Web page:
Trump is making a fascist pitch to his base voters by scapegoating foreigners and our "establishment" for the econoimic depression they are suffering. This pitch has very limited appeal to everyone else on the old Reagan coalition.

The question is not whether Trump can draw working class voters into the GOP. That long predated the Donald. But rather whether Trump is going to permanently fracture the Reagan coalition?
 

Alas, SPAM I AM! does not identify the methods and reasons Reagan employed to "poach" white working class voters, expanding on Nixon's Southern Strategy and law and order, garnering resentment of such white working class, primarily from the former slave states, attributable to the civil rights movement. This was extended by George H. W. Bush for his one term guided by Lee Atwater. But traditional, i.e. establishment, Republicans that pre-dated Reagan fear Trump for too many reasons to list here. The article I referenced points to a change in direction, somewhat, of Trump's base of older undereducated white men who fear the changing demographics. The establishment Republicans would find it difficult to buy into the base's proposed change for reasons conservatives always have. But what portion of the working class beyond the base would be attracted to support Trump? The establishment Republicans readily accepted under Nixon and Reagan, and then Bush I the white working class from the New Deal, with a sort of subdued racism for partisan political purposes. But the establishment Republicans, no longer the Republican Party of Lincoln, were infected with such racism. If Trump could so readily vanquish the GOP's "best and brightest" so readily, then perhaps the Reagan coalition has indeed been fractured.

My comments were aimed more at Trump's base and I expected rebuttal from Brett. But I'm pleased SPAM I AM! took the bait by opening up how Trump came about because of what Nixon, Reagan, Bush I, as well as Bush II, unmade of what was once the Republican Party of Lincoln.
 

Shag;

Sorry, the Democrats are still the sole party of government racial discrimination. Own it.

Reagan convinced social conservatives and working class folks of the truth that government was the cause of their problems and not their solution. This was a sea change for many of these former Democrats.

Trump is a progressive campaigning as a fascist who is offering a government run by him as the solution. The anti-Reagan.
 

Of course, SPAM I AMA! while a Republican, probably from birth, was never, ever of the Republican Party of Lincoln as it ceased to exist starting with Nixon in 1968. While SPAM I AM! says he accepts Brown v. Bd. of Educ., he does not accept implementation of Brown nor the civil rights movement that followed. As I noted earlier, Trump is the product of the Republican Party starting with Nixon in 1968. In fact, Trump has colored himself as the "law and order candidate," emulating Nixon, which even SPAM I AM! understands and leans towards. That's part of SPAM I AM!'s quality of life in CO after giving up a lucrative big law firm career in FL. Trump is no more a progressive than SPAM I AM! is a pure libertarian. Trump is campaigning as the 2016 Republican Party nominee for the presidency.
 

Blankshot, you can probably stop pissing yourself over the presidential race poll numbers.
 

Let's hear it fro the horses mouth, so the speak. From the two previous RNC Chairpersons:

Earlier this week, RNC Chairman Michael Steele told a group of 200 students at DePaul University that African-Americans “don’t have a reason” to vote for Republican candidates.

During his remarks he also acknowledged that for decades the GOP pursued “‘Southern Strategy’ that alienated many minority voters by focusing on the white male vote in the South.”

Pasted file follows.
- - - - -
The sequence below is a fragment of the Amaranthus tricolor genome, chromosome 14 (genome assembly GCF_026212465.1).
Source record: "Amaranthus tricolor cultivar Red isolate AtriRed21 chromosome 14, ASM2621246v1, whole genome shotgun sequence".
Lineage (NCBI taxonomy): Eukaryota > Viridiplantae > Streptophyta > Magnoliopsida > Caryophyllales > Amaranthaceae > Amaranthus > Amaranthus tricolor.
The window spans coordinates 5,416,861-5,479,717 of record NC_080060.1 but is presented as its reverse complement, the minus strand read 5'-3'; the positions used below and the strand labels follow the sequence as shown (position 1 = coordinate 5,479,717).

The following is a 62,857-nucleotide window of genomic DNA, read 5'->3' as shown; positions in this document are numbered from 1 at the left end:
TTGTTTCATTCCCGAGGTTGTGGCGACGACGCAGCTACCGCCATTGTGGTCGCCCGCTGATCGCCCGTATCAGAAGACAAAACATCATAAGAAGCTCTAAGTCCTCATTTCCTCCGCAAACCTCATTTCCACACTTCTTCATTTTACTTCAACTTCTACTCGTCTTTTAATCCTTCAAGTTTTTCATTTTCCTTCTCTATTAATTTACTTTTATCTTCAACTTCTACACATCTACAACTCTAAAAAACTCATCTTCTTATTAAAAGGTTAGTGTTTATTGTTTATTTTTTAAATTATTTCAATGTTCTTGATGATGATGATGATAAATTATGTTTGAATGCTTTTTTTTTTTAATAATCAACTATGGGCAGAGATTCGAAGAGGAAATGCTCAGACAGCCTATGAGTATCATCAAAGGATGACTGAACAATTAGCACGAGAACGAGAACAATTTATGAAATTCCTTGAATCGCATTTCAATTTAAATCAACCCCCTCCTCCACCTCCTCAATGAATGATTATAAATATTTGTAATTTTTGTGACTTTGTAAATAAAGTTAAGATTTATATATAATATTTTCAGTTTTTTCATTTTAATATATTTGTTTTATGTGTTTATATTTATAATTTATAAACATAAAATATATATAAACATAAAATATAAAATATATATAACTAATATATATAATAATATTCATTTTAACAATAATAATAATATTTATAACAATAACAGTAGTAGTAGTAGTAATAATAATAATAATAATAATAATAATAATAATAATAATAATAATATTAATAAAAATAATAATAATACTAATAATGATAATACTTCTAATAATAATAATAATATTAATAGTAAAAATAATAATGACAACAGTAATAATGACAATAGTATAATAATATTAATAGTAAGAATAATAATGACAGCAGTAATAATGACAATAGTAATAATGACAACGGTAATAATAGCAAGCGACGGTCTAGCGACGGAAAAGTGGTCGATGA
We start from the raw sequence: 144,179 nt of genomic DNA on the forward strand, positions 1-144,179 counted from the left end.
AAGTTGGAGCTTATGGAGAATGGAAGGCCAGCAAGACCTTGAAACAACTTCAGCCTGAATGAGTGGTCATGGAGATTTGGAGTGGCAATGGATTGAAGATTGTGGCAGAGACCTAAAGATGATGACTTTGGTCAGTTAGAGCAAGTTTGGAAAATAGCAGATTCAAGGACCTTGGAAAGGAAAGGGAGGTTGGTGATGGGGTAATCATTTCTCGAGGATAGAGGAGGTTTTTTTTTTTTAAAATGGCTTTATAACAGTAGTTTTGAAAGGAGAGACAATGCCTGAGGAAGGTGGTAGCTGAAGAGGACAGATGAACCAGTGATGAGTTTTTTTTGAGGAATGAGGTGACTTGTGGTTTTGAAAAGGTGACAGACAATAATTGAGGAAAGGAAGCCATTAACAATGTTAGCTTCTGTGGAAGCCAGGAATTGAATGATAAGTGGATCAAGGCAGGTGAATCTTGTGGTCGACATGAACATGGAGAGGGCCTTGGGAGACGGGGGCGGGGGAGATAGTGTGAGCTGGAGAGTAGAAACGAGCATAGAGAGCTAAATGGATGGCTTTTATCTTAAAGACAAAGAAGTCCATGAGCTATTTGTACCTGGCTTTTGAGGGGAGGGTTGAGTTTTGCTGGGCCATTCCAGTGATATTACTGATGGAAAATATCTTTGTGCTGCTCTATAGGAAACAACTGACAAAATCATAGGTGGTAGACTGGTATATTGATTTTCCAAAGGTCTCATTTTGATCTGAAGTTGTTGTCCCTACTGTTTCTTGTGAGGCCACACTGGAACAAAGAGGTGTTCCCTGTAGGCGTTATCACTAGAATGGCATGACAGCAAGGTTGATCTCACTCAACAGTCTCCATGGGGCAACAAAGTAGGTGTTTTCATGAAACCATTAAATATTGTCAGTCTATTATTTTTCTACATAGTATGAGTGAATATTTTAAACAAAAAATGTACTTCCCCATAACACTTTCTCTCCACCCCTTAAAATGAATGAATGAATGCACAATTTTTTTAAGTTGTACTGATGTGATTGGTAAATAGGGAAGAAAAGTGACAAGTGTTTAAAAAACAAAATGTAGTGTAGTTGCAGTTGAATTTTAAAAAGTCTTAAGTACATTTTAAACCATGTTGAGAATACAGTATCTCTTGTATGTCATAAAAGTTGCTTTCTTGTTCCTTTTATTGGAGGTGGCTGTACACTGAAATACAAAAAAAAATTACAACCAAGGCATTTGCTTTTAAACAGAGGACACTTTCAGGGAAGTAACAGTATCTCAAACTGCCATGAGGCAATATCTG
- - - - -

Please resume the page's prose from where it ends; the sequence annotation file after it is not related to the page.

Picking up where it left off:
http://www.huffingtonpost.com/2010/04/22/michael-steele-for-decade_n_547702.html

Republican National Committee Chairman Ken Mehlman apologized to one of the nation's largest black civil rights groups Thursday, saying Republicans had not done enough to court blacks in the past and had exploited racial strife to court white voters, particularly in the South.

"By the '70s and into the '80s and '90s, the Democratic Party solidified its gains in the African American community, and we Republicans did not effectively reach out," Mehlman says in his prepared text. "Some Republicans gave up on winning the African American vote, looking the other way or trying to benefit politically from racial polarization. I am here today as the Republican chairman to tell you we were wrong."

http://www.washingtonpost.com/wp-dyn/content/article/2005/07/13/AR2005071302342.html


 

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Mr. W:

Michael Steele has been in DC too long and should know better. Southern white males make up less than a sixth of the electorate and do not remotely begin to account for the coalition hiring the GOP to run a super majority of state governments and Congress. You and Shag are free to show me a national GOP campaign message which is focused on Southern white males. It is a unicorn galloping around in your imagination.

As for which party better serves the interests of African Americans, the African American middle class expanded and poverty drropped during the Reagan Prosperity and all those gains were lost over the past eight years. When African Americans discover that freedom works for everyone and the Democrat plantation is a ticket to poverty, they are welcome to vote for libertarians and conservatives.
 

I was exposed to Dixieland jazz in the late 1930s. Jazz of all kinds has been important to me in my 85+ years. Now in retirement I listen to a bit of jazz every day. Over these years jazz has evolved. But jazz - and other music - continues with diversity staying in tune (despite what some may think) even with solos and improvising. Having a little extra time this morning, I noted at the NYTimes website Nate Chinen's "A Cri de Coeur From Jazz Musicians in a Black Lives Matters Age" that includes a history of how jazz has addressed racism over the years, bringing it up to date on Staten Island with a special concert. I wasn't in attendance, but the spirit can lead to progress as in the past, and we can hear our "colorblind" jazz once more with a spirited rendering of "The Saints."